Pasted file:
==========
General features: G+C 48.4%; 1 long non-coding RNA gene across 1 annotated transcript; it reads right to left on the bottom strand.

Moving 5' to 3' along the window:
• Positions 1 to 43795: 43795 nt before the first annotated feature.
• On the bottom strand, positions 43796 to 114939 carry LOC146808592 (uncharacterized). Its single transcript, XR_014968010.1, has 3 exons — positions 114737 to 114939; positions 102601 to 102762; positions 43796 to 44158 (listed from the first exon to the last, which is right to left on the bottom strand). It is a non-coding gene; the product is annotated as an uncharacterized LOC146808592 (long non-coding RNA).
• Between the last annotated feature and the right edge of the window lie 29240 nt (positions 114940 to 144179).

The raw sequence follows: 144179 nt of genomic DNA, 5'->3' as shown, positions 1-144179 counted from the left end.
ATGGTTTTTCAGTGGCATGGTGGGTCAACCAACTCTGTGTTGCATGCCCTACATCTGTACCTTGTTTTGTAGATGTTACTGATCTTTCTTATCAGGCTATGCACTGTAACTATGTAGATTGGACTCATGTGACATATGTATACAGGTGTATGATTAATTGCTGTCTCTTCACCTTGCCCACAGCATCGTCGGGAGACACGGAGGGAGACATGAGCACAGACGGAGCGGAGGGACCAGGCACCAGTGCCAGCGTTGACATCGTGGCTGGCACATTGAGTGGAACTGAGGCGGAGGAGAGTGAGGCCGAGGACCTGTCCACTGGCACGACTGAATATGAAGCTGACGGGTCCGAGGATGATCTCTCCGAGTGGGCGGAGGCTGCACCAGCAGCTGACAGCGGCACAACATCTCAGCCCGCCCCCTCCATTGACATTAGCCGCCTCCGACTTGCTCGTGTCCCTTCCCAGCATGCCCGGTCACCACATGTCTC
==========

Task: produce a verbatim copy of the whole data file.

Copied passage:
General features: G+C 48.4%; 1 long non-coding RNA gene across 1 annotated transcript; it reads right to left on the bottom strand.

Moving 5' to 3' along the window:
• Positions 1 to 43795: 43795 nt before the first annotated feature.
• On the bottom strand, positions 43796 to 114939 carry LOC146808592 (uncharacterized). Its single transcript, XR_014968010.1, has 3 exons — positions 114737 to 114939; positions 102601 to 102762; positions 43796 to 44158 (listed from the first exon to the last, which is right to left on the bottom strand). It is a non-coding gene; the product is annotated as an uncharacterized LOC146808592 (long non-coding RNA).
• Between the last annotated feature and the right edge of the window lie 29240 nt (positions 114940 to 144179).

The raw sequence follows: 144179 nt of genomic DNA, 5'->3' as shown, positions 1-144179 counted from the left end.
ATGGTTTTTCAGTGGCATGGTGGGTCAACCAACTCTGTGTTGCATGCCCTACATCTGTACCTTGTTTTGTAGATGTTACTGATCTTTCTTATCAGGCTATGCACTGTAACTATGTAGATTGGACTCATGTGACATATGTATACAGGTGTATGATTAATTGCTGTCTCTTCACCTTGCCCACAGCATCGTCGGGAGACACGGAGGGAGACATGAGCACAGACGGAGCGGAGGGACCAGGCACCAGTGCCAGCGTTGACATCGTGGCTGGCACATTGAGTGGAACTGAGGCGGAGGAGAGTGAGGCCGAGGACCTGTCCACTGGCACGACTGAATATGAAGCTGACGGGTCCGAGGATGATCTCTCCGAGTGGGCGGAGGCTGCACCAGCAGCTGACAGCGGCACAACATCTCAGCCCGCCCCCTCCATTGACATTAGCCGCCTCCGACTTGCTCGTGTCCCTTCCCAGCATGCCCGGTCACCACATGTCTC